U.S. Sugar operated its fleet of steam locomotives into the early 1960s, at which point they were replaced by more efficient diesel-electric locomotives. While locomotive Nos. 113 and 153 were donated to the Gold Coast Railroad Museum, Engine No. 148 was sold by U.S. Sugar to Mr. Sam Freeman in 1969. Mr. Freeman transported the locomotive to New Jersey for operation on the Black River & Western Railroad (BR&W). It operated at the BR&W from 1971 until 1973, when it was moved to New Hope & Ivyland Railroad for boiler and mechanical work.

After this overhaul, No. 148 operated across multiple tourist railroad lines in New Jersey. Upon the death of Mr. Freeman in 1982, No. 148 was donated to the Connecticut Valley Railroad Museum, and it was sold to a private party in 1988. This resulted in the locomotive being transported to Michigan in the early 1990s after being sold to yet another owner. Engine No. 148 was shipped to Monte Vista, Colorado, in 2005.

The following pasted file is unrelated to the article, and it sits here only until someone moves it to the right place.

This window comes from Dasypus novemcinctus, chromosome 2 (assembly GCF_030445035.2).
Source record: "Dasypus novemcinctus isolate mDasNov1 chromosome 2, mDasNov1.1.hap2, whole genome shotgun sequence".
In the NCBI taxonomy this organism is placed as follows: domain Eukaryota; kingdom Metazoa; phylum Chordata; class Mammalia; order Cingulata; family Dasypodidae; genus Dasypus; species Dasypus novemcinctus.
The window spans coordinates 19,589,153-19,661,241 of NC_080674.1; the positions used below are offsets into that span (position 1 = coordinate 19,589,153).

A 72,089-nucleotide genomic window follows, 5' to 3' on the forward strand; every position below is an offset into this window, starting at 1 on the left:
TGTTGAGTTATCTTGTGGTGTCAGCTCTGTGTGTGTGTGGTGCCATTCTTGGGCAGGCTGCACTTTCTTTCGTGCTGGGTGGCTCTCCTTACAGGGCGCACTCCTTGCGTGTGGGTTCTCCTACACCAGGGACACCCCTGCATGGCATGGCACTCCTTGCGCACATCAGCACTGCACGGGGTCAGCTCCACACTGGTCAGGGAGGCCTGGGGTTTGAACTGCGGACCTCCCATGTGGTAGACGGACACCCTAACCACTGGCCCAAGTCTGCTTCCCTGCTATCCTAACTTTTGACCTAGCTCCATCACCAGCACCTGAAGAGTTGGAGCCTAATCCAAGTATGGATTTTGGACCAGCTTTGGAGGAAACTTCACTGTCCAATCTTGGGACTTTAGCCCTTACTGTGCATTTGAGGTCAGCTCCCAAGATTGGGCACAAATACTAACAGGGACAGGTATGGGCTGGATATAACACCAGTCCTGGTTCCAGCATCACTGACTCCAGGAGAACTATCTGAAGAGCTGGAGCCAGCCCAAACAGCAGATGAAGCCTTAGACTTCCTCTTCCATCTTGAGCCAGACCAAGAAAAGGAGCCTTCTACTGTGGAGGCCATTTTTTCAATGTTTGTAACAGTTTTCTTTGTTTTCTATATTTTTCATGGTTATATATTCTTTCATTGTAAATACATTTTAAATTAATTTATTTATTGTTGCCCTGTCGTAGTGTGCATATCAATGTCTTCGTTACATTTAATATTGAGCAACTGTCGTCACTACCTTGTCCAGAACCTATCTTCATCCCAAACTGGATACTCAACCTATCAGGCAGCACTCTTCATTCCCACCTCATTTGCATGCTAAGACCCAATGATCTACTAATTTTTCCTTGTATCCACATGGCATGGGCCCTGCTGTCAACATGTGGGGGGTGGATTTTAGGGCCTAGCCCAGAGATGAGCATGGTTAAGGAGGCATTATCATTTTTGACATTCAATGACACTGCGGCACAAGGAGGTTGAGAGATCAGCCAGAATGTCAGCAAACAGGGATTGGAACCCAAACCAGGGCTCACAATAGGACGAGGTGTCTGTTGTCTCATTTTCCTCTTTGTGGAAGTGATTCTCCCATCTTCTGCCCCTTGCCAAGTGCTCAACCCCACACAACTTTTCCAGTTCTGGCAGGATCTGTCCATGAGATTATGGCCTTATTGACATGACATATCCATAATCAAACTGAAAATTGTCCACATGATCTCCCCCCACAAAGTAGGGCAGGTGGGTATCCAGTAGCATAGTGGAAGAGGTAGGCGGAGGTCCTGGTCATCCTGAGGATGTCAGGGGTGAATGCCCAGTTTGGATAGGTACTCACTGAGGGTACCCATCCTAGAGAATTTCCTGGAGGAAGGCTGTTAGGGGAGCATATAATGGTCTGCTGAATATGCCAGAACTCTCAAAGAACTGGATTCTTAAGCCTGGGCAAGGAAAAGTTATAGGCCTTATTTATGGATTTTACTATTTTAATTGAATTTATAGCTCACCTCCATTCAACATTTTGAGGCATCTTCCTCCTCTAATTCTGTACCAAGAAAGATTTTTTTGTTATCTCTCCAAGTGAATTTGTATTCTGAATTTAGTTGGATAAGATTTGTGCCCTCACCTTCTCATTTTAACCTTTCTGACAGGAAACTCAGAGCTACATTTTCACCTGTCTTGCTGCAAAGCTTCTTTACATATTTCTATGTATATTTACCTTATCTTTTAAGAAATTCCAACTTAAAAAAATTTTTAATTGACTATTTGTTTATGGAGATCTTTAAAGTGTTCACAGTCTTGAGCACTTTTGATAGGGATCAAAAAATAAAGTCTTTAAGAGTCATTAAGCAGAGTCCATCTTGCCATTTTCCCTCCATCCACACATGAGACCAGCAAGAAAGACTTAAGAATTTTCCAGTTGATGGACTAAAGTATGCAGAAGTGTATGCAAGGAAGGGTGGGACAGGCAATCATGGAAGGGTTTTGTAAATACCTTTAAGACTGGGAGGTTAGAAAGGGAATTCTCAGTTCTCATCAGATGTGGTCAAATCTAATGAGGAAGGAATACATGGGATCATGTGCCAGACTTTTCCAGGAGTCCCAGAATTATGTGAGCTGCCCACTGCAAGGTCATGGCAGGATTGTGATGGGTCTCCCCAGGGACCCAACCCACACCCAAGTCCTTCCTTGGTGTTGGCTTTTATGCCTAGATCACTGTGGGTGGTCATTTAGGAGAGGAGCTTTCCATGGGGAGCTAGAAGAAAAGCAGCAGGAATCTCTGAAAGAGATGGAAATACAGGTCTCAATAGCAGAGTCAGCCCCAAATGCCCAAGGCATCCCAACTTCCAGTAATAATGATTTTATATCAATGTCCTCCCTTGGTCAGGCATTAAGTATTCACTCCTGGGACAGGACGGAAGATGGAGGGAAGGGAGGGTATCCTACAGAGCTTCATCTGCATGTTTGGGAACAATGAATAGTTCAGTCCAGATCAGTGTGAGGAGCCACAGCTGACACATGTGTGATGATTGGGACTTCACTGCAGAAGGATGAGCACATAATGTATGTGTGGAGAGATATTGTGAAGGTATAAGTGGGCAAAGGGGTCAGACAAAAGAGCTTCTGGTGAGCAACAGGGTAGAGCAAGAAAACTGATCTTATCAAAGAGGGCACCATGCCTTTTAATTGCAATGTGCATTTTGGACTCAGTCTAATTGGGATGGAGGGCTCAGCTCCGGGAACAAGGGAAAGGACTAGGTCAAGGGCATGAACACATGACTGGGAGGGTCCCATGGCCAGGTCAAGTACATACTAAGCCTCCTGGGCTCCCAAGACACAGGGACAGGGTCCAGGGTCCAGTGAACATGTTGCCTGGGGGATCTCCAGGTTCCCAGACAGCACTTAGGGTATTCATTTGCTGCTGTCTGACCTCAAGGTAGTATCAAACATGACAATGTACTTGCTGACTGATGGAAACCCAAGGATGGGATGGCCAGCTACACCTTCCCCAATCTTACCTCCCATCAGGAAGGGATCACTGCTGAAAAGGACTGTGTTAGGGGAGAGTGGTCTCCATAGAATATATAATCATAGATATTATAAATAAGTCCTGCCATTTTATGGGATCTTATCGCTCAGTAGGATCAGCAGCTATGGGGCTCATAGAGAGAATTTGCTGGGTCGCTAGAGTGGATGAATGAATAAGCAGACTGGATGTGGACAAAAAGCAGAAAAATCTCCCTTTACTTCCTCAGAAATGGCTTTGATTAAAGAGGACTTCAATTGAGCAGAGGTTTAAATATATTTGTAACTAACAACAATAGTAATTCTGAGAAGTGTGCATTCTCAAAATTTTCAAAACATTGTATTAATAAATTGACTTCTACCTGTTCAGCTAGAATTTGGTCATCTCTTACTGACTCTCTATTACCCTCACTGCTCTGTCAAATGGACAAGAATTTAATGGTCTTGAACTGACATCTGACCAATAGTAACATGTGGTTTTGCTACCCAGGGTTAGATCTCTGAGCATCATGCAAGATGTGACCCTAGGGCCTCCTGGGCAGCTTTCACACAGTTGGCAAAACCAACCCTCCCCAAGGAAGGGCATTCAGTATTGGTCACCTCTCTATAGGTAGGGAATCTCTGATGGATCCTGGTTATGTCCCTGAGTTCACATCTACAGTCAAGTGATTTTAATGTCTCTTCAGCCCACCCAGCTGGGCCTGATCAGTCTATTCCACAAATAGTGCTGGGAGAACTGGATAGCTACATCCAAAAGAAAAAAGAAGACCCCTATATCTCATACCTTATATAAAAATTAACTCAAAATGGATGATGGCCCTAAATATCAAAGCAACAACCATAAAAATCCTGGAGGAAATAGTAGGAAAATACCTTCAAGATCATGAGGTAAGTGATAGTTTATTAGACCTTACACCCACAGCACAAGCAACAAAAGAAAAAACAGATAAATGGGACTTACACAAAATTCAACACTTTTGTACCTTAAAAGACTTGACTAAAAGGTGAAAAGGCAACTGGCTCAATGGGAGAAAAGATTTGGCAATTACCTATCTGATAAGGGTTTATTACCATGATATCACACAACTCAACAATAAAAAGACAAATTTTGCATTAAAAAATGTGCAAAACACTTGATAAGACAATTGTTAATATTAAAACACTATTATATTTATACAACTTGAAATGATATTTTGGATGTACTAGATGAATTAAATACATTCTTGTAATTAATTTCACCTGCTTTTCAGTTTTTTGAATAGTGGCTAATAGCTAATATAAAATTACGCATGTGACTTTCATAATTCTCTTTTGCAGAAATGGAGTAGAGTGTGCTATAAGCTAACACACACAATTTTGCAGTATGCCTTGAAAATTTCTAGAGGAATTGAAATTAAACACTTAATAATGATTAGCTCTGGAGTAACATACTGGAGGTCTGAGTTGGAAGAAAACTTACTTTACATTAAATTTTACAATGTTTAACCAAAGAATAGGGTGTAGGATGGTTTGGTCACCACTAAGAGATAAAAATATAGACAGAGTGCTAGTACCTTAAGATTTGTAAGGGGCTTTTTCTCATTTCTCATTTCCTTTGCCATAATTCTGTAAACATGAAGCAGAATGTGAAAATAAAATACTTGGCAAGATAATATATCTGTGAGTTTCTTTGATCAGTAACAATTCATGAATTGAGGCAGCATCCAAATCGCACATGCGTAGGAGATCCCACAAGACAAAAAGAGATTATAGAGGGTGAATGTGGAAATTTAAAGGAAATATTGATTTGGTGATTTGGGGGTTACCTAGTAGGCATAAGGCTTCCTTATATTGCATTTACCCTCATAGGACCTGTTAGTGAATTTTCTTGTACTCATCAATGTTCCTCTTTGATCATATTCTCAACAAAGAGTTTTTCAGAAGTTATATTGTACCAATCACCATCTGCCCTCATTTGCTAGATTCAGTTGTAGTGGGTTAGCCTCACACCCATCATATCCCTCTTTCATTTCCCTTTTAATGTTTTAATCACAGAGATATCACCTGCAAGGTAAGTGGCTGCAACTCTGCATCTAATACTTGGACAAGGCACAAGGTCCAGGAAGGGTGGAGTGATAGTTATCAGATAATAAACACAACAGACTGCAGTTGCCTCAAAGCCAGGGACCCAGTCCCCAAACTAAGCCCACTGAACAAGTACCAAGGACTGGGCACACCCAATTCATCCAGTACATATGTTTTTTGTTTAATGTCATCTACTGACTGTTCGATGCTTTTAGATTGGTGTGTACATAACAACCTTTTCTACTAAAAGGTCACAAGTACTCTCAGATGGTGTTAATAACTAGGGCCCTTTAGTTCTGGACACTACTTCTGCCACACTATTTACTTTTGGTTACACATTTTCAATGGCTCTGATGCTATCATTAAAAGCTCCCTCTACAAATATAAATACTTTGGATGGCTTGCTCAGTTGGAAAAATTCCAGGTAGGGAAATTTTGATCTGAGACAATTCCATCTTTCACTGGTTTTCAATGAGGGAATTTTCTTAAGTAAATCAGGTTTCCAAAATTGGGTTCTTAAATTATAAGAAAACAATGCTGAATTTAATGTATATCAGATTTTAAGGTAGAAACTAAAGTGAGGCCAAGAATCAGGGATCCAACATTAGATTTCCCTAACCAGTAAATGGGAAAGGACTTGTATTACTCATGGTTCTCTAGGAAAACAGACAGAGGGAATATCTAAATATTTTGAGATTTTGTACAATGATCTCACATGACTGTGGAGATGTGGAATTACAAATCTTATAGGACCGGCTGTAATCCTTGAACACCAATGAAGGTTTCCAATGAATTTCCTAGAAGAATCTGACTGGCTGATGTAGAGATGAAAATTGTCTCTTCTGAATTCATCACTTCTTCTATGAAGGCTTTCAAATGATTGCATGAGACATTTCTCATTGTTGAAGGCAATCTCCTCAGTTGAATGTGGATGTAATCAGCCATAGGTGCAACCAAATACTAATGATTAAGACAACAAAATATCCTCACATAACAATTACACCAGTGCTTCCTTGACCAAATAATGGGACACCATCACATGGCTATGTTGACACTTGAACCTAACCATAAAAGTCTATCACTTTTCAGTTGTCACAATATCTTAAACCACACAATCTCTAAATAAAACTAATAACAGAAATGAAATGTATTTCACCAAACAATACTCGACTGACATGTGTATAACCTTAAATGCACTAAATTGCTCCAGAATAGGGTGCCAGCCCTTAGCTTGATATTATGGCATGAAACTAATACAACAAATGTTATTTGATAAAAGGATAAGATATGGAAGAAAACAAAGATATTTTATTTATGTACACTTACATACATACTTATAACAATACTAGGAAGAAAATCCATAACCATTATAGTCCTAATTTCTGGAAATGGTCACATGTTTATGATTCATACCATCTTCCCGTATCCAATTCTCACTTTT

After being purchased by U.S. Sugar for restoration to operation in 2016, it was returned to service in 2020.

Our Day in the Area.

The first stop was the US Sugar shops in Clewiston. Here we met Bart and Sarah Jennings plus Doug Scott and his wife Ellen.







US Sugar 4-6-2 148 at the US Sugar shops. We heard a train horn and knew we had a train coming.







One of the full cane trains pulled by US Sugar GP11 310 ex. rebuilt as a Illinois Central GP11 8764, exx. Illinois Central Gulf 9330, nee Illinois Central GP9 9214 built in 1957, on its way to the U.S. Sugar Mill just south of Clewiston. After that we followed Doug Scott to the big curve east of Clewiston. U.S. Sugar 148 had been chartered by a group of people for a trip toward the Okeelanta Mill.

























U.S. Sugar 4-6-2 148 left Clewiston and gave us all a good show of steam and sound as it marched out of town. We followed Doug out east about ten miles to the Miami Canal and drove to the railroad crossing and parked. Here we found several members of our photo charter for the weekend. Socializing took place until I saw a distant headlight coming our way.